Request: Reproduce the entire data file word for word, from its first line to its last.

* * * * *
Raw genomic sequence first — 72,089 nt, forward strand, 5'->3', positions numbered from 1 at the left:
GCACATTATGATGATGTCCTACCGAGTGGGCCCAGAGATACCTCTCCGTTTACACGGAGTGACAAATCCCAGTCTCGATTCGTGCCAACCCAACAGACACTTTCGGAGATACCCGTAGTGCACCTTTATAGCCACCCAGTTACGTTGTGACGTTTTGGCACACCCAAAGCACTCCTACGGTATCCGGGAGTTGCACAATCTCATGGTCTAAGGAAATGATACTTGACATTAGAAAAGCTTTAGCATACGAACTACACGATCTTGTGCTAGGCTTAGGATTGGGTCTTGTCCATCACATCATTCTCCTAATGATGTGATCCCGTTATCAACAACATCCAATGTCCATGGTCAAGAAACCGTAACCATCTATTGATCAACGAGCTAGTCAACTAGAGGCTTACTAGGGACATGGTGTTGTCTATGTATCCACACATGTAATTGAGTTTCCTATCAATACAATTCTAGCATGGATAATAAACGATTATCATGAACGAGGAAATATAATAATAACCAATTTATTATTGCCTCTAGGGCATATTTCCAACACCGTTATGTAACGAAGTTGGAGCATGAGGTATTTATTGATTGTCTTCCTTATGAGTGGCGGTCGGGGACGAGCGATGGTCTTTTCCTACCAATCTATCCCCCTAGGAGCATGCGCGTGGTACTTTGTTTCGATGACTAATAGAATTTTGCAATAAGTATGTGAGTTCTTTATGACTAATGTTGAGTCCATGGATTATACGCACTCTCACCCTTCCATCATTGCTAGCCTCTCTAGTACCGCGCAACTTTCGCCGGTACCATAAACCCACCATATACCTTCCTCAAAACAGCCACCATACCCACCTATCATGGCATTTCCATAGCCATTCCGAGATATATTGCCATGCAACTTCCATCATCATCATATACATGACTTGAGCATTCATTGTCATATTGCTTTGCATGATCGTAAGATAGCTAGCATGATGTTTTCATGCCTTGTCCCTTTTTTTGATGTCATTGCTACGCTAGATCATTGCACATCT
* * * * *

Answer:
Raw genomic sequence first — 72,089 nt, forward strand, 5'->3', positions numbered from 1 at the left:
GCACATTATGATGATGTCCTACCGAGTGGGCCCAGAGATACCTCTCCGTTTACACGGAGTGACAAATCCCAGTCTCGATTCGTGCCAACCCAACAGACACTTTCGGAGATACCCGTAGTGCACCTTTATAGCCACCCAGTTACGTTGTGACGTTTTGGCACACCCAAAGCACTCCTACGGTATCCGGGAGTTGCACAATCTCATGGTCTAAGGAAATGATACTTGACATTAGAAAAGCTTTAGCATACGAACTACACGATCTTGTGCTAGGCTTAGGATTGGGTCTTGTCCATCACATCATTCTCCTAATGATGTGATCCCGTTATCAACAACATCCAATGTCCATGGTCAAGAAACCGTAACCATCTATTGATCAACGAGCTAGTCAACTAGAGGCTTACTAGGGACATGGTGTTGTCTATGTATCCACACATGTAATTGAGTTTCCTATCAATACAATTCTAGCATGGATAATAAACGATTATCATGAACGAGGAAATATAATAATAACCAATTTATTATTGCCTCTAGGGCATATTTCCAACACCGTTATGTAACGAAGTTGGAGCATGAGGTATTTATTGATTGTCTTCCTTATGAGTGGCGGTCGGGGACGAGCGATGGTCTTTTCCTACCAATCTATCCCCCTAGGAGCATGCGCGTGGTACTTTGTTTCGATGACTAATAGAATTTTGCAATAAGTATGTGAGTTCTTTATGACTAATGTTGAGTCCATGGATTATACGCACTCTCACCCTTCCATCATTGCTAGCCTCTCTAGTACCGCGCAACTTTCGCCGGTACCATAAACCCACCATATACCTTCCTCAAAACAGCCACCATACCCACCTATCATGGCATTTCCATAGCCATTCCGAGATATATTGCCATGCAACTTCCATCATCATCATATACATGACTTGAGCATTCATTGTCATATTGCTTTGCATGATCGTAAGATAGCTAGCATGATGTTTTCATGCCTTGTCCCTTTTTTTGATGTCATTGCTACGCTAGATCATTGCACATCT